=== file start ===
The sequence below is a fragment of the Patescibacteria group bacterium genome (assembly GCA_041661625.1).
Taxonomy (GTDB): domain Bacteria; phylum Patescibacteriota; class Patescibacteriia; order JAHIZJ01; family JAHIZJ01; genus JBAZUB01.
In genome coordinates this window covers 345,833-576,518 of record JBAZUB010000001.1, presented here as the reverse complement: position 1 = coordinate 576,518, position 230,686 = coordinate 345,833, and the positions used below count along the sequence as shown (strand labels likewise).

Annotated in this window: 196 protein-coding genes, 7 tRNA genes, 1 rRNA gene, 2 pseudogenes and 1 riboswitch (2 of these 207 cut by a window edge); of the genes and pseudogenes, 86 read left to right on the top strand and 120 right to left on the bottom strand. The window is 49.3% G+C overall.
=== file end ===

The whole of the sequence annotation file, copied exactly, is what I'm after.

The sequence below is a fragment of the Patescibacteria group bacterium genome (assembly GCA_041661625.1).
Taxonomy (GTDB): domain Bacteria; phylum Patescibacteriota; class Patescibacteriia; order JAHIZJ01; family JAHIZJ01; genus JBAZUB01.
In genome coordinates this window covers 345,833-576,518 of record JBAZUB010000001.1, presented here as the reverse complement: position 1 = coordinate 576,518, position 230,686 = coordinate 345,833, and the positions used below count along the sequence as shown (strand labels likewise).

Annotated in this window: 196 protein-coding genes, 7 tRNA genes, 1 rRNA gene, 2 pseudogenes and 1 riboswitch (2 of these 207 cut by a window edge); of the genes and pseudogenes, 86 read left to right on the top strand and 120 right to left on the bottom strand. The window is 49.3% G+C overall.